This fast-paced world of today? We are not entirely down with it. Take last year, when Bikini's jukebox was replaced by some digitized interwebby thing mere days before its (perhaps no longer deserved) Best Jukebox award went to press. But this artsy-skeevy-tiki bar is a delicate ecosystem. Knowing this, its proprietors maintain some balance by designating a surly, savvy Homo sapiens to finesse the weekend's sounds (at an event called Sophisticated Boom Boom — though if you're really sophisticated, you'll remember when it was called Scratchy Rekkid Night). DJ HFE (Hooray For Everything, a.k.a. Shane Kennedy) makes moment-by-moment selections from a rangy, quirky play list just about every Thursday (when people tend to sit, drink, and mumble), and most Fridays and Saturdays (when it can get a little dancy and/or crowded up in there). HFE considers requests — you can even bring your own — but his mood is law. You'll learn a little more about music and your community. Or you'll just have fun.
Brigett's Last Laugh isn't much different from any other neighborhood bar in the Valley, except it's the reigning karaoke capital. Seven nights a week, DarkHorse Productions lets customers croon favorite tunes by everybody from Alanis Morissette to Judas Priest, and almost everybody gets in on the action. Brigett, the owner, can often be seen dancing along to the music or singing her version of Sammy Hagar's "I Can't Drive 55" while regulars rush to sign up for their favorite songs. Some of the singers are actually pretty good (one regular does a rendition of Tommy James' "Mony Mony" that always brings down the house), while others are clearly there to see how badly they can butcher a song for comic effect. The karaoke carries on from 8 p.m. until close on some nights, but there's plenty for patrons to do if they won't brave the mic — the bar's got a full kitchen that serves up greasy grub, there are two pool tables, and a lot full of high-end Harley-Davidsons outside.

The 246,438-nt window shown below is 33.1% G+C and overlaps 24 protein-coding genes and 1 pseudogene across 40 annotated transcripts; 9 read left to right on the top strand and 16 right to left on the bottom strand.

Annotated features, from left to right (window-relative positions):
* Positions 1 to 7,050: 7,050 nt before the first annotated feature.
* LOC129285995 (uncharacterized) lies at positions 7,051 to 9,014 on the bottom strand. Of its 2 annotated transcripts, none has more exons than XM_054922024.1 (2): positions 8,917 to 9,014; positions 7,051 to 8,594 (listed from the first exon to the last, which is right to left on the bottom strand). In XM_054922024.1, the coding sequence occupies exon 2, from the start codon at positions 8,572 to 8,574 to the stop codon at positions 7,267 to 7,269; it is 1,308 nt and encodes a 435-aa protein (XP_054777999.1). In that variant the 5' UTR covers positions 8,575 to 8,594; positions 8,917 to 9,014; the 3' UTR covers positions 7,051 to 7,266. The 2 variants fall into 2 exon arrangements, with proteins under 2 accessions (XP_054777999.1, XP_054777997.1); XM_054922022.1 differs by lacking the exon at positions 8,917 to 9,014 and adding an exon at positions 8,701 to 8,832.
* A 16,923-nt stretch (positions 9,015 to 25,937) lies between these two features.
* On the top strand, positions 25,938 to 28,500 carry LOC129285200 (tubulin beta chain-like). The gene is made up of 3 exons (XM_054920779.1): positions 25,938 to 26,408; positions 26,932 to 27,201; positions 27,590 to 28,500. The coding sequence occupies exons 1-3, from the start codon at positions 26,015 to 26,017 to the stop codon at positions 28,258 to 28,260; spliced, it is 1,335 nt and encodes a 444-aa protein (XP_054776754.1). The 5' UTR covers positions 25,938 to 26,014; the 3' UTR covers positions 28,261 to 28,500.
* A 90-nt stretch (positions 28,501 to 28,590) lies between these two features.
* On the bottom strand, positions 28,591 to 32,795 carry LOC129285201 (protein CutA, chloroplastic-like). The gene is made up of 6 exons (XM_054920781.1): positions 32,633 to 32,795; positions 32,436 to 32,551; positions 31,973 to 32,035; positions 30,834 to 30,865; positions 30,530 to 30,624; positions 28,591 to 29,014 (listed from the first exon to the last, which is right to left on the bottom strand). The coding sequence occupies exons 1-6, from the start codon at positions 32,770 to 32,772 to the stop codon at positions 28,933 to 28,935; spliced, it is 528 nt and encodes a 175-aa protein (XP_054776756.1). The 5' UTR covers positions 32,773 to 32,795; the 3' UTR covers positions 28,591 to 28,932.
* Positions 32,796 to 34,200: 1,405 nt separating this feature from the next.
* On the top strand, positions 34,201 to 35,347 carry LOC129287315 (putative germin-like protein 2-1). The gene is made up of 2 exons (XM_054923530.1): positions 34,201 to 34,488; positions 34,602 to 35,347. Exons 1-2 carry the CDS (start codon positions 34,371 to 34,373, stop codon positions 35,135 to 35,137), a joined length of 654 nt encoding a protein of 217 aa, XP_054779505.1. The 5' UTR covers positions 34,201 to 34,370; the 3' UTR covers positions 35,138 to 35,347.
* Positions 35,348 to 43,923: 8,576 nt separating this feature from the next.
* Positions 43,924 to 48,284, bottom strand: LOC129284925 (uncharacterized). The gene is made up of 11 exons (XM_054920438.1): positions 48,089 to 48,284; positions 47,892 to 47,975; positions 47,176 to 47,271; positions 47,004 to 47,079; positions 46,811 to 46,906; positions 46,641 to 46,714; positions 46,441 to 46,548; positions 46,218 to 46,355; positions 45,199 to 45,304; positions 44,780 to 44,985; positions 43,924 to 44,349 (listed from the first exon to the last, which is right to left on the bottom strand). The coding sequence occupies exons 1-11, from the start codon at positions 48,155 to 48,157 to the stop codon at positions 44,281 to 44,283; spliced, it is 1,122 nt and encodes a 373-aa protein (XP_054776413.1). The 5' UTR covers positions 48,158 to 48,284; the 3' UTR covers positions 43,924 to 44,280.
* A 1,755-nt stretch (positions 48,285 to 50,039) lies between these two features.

Lauren Cusimano
Time Out may look like just another strip mall dive bar, but make no mistake: The pool tables are the main attraction. Well, the pool tables and the incredibly strong, incredibly cheap drinks. Banners from pool tourneys past line the wall, and the bar hosts amateur tournaments on Saturdays at 3 p.m. Most people who play are very good, so if you're an amateur (read: if you suck) you may want to steer clear of the billiards, at least during the bar's peak hours. There's plenty — darts, pinball, jukebox, random neighborhood weirdoes — to keep you entertained while you wait for a table, but pool is the main focus here. The crowd is laid-back (unless you're blocking a shot) — mostly skateboarders, blue-collar types, and Tempe locals. Plus, the bar staff is friendly and heavy-handed. On Sunday night, one of the place's most popular evenings, pool is free. So, if you're a serious shark, get there early or prepare to spend some time waiting for an open spot.
Benjamin Leatherman